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Sudan

Fighting in Darfur risks humanitarian disaster, warns UN

The threat of bloodshed, mass famine and starvation is growing as conflict in the year-long civil war intensifies in North Darfur

The 800,000 civilians living in the Sudanese city El Fasher are in 'extreme and immediate danger', the United Nations aid operations director, Edem Wosornu, has warned the UN security council.

Nearly 25 million people, half of Sudan's population, need aid and 8.6m have fled their homes, according to the UN.

Just over a year after the civil war began between the Sudan Armed Forces of General Abdel Fattah al Burhan and the Rapid Support Forces led by General Mohamed Hamdan Dagalo aka 'Hemeti', the fighting has intensified around El Fasher, the capital of North Darfur region (AC Vol 64 No 25, Preparing for an all-out fight in El Fasher).

This could 'unleash bloody intercommunal strife throughout Darfur', UN political affairs chief Rosemary DiCarlo warned the Security Council on 19 April.

In the meantime, the threat of mass famine and starvation is growing, say the UN and other humanitarian aid agencies.

Last month, the UN warned the international community that immediate action was needed to 'prevent widespread death and total collapse of livelihoods and avert a catastrophic hunger crisis in Sudan' (AC Vol 65 No 7, Ceasefire efforts resume as Burhan's forces go on offensive).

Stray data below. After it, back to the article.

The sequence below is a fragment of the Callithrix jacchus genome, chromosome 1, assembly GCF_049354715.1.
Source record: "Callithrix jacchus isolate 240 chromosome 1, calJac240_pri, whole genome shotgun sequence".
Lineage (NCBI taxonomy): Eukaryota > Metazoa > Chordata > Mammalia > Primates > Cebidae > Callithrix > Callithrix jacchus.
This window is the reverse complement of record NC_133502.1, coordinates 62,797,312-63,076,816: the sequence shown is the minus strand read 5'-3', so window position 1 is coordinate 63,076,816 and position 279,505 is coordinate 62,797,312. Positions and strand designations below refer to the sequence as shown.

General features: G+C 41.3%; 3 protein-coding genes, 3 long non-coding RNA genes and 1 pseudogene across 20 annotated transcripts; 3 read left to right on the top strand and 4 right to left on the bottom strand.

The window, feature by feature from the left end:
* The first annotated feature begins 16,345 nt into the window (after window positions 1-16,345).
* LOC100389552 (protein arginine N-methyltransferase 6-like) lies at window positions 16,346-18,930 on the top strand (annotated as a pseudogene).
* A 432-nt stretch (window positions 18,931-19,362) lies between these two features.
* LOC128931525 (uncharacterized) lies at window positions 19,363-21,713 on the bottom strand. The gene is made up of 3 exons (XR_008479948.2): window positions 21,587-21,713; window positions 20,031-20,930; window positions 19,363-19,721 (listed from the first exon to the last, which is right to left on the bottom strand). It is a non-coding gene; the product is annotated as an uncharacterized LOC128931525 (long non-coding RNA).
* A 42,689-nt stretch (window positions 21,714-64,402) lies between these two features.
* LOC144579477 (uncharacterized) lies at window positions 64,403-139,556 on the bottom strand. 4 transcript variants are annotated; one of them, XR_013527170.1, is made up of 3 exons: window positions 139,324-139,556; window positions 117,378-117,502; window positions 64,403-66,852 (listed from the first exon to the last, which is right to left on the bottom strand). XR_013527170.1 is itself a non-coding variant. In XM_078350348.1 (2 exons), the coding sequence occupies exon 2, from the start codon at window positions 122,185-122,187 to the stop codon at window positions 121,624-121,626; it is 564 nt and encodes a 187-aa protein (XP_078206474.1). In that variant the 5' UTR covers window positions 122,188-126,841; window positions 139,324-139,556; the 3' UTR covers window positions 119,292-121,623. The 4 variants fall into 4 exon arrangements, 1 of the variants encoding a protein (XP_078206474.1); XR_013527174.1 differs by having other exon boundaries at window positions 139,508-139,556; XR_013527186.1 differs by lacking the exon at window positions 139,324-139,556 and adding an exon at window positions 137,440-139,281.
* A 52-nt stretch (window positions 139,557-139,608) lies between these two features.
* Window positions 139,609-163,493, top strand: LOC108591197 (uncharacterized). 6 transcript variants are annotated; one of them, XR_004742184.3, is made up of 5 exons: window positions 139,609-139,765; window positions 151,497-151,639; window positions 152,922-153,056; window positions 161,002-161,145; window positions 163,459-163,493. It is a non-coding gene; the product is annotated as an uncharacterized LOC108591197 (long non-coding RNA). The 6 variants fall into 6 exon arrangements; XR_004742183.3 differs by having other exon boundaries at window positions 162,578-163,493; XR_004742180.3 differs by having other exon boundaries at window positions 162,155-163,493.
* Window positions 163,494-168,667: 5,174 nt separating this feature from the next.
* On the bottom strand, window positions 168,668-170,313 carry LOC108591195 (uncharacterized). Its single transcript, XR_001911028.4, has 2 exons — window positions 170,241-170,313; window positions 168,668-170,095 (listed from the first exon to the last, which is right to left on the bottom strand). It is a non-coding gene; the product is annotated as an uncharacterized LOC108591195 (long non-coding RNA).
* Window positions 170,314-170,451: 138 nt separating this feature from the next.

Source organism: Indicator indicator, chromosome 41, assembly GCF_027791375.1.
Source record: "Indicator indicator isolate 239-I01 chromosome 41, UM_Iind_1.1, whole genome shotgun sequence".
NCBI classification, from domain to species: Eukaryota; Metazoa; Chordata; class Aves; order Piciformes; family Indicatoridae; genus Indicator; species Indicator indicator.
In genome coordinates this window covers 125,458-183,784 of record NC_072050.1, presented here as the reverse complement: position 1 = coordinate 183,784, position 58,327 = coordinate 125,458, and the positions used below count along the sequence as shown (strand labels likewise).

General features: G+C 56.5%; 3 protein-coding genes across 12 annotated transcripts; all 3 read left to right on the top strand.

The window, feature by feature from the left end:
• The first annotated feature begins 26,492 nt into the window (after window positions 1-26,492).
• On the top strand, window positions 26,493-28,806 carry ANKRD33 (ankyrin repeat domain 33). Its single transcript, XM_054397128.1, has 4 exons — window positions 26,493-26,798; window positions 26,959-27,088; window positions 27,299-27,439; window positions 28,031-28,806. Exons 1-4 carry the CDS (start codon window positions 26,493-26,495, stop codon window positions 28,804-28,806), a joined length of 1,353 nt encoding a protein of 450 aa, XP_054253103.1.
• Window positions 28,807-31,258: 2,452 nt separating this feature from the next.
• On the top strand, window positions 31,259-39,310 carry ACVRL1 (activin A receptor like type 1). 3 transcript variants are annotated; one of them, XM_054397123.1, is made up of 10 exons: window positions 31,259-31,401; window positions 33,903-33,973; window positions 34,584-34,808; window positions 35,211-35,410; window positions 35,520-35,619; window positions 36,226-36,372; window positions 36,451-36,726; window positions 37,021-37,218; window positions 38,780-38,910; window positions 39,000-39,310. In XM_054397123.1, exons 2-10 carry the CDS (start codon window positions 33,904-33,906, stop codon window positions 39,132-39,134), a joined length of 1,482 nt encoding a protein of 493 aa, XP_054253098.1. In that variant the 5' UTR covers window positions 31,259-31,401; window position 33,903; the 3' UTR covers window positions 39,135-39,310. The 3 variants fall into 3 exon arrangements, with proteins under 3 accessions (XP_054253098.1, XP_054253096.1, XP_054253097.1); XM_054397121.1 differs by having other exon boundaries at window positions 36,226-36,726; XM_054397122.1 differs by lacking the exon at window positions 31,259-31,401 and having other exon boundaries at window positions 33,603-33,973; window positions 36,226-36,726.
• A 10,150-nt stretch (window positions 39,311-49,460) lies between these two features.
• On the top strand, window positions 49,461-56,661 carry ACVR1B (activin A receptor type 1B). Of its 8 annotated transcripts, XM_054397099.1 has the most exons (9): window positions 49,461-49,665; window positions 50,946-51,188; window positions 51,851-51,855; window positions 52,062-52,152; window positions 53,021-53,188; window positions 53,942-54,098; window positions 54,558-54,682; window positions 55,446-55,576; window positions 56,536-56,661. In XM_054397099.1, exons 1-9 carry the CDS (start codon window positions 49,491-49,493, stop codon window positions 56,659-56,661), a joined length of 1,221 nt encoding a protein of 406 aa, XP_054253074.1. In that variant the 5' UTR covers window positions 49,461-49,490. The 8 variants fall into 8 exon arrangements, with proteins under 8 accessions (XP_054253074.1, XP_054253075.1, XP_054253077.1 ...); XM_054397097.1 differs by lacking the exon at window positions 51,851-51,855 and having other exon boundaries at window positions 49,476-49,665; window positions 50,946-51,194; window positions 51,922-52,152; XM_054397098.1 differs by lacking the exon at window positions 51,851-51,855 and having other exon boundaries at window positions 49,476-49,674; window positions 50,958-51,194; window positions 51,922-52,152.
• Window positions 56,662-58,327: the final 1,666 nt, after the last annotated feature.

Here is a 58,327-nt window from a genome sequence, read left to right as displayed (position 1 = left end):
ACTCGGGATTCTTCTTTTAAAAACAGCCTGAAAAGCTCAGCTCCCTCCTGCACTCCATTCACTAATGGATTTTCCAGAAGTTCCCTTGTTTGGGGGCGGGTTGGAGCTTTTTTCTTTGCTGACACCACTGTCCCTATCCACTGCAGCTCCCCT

Amid fears that the ongoing wars in Ukraine, Yemen and Gaza have deflected attention from the violence and humanitarian catastrophe in Sudan, last week, donors responded to pleas for humanitarian funding by pledging US$2.13 billion in aid for Sudan. Top contributors were the European Union, which announced it would provide €355m in funding for Sudan and neighbouring nations, many which are hosting large numbers of refugees, France and Germany, who co-sponsored the donor conference in Paris, the United States and the United Kingdom. 

International leaders added that they were hoping to kick-start talks on a ceasefire between the two military leaders, neither of whom was invited to Paris.



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